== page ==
Statistical analysis

Variables are reported as mean values plus or minus standard deviations (SDs), medians, and interquartile ranges (Q1-Q3) or percentages, and compared between participants with and without anemia. Variables with skewed distribution were log-transformed for subsequent analyses. Distributions of hepcidin were explored in participants without anemia and in those with different pathophysiologic forms of anemia. Differences between groups were formally tested by analysis of variance, and analysis of covariance was adjusted for age, sex, and hemoglobin.

The relationship of hepcidin with markers of iron status (serum iron, ferritin, and sTfr/log(ferritin)) and markers of inflammation (IL-6, IL-1β, TNF-α, and CRP) was explored with scatter plots and formally tested with linear regression models, which were subsequently adjusted for covariates. To verify whether inflammation was associated with low circulating iron, we examined mean iron levels according to quartiles of the major inflammatory markers and the relationship was tested both by analysis of variance and test for trend, after adjustment for age, sex, calorie intake, iron intake, sTfr/log(ferritin) ratio, major chronic disease, and hemoglobin. Finally, to explore the possible mediating effect of hepcidin on the relationship between inflammation and low iron, the analysis was also adjusted for log(hepcidin). The analysis was repeated after excluding participants with iron deficiency. All analyses were performed using the SAS statistical package, Version 9.1 (SAS Institute Inc).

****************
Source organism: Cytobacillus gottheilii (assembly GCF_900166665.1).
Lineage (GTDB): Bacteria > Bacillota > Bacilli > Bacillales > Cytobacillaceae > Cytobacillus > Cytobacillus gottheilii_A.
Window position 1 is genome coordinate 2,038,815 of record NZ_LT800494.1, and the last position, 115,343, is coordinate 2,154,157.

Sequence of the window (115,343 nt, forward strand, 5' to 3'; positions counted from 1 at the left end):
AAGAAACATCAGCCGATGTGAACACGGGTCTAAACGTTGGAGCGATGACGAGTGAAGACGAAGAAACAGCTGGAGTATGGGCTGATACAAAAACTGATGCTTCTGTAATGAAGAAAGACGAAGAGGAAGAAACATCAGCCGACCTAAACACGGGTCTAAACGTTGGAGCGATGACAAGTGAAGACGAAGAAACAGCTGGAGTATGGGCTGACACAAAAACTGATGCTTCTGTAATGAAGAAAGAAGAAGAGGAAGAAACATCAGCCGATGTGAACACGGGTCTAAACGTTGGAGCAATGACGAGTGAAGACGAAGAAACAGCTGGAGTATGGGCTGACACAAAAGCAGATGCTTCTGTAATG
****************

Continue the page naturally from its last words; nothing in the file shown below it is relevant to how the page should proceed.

Participants' characteristics according to presence and type of anemia are reported in Table 1. In the nonanemic group, the levels of inflammatory markers and urinary hepcidin were slightly higher than those reported for the same age range. With the exception of iron deficiency anemia, participants with anemia were significantly older than those without anemia. Adjusting for age and sex, participants with CKD anemia and anemia of inflammation were significantly more likely to have a body mass index lower than 25 kg/m2, to be affected by one or more proinflammatory conditions, and to have higher levels of proinflammatory markers (IL-6, CRP, and TNF-α) than those without anemia. Compared with nonanemic controls, participants with CKD, iron deficiency, and inflammation anemia but not those with B12/folate deficiency or unexplained anemia had higher erythropoietin levels. Of note, compared with anemic controls, urinary hepcidin was significantly lower among participants with inflammation anemia and especially those with iron deficiency, but not in those with other anemia types. In alternative analyses in which mean urinary hepcidin concentrations were expressed as nanograms excreted in 24 hours rather than normalized by creatinine concentrations, iron deficiency anemia was the only form of anemia in which absolute urinary hepcidin concentrations differed from nonanemic controls and other forms of anemia (P < .001).

Table 1

Characteristics of the study population according to anemia and anemia type

After adjusting for age and sex, IL-6 was significantly associated with higher likelihood of having anemia (odds ratio [OR] for 1 unit higher log (IL-6): 1.94; 95% confidence interval [CI]: 1.45-2.59). The association was even higher with anemia of inflammation (OR: 2.20; 95% CI: 1.33-3.63). After further adjusting these analyses for hepcidin, results did not change substantially (anemia vs no anemia: OR: 1.98; 95% CI: 1.49-2.66; anemia of chronic disease vs no anemia: OR: 2.29; 95% CI: 1.38-3.79). Using CRP or TNF-α instead of IL-6 in analogous analyses provided substantially similar results.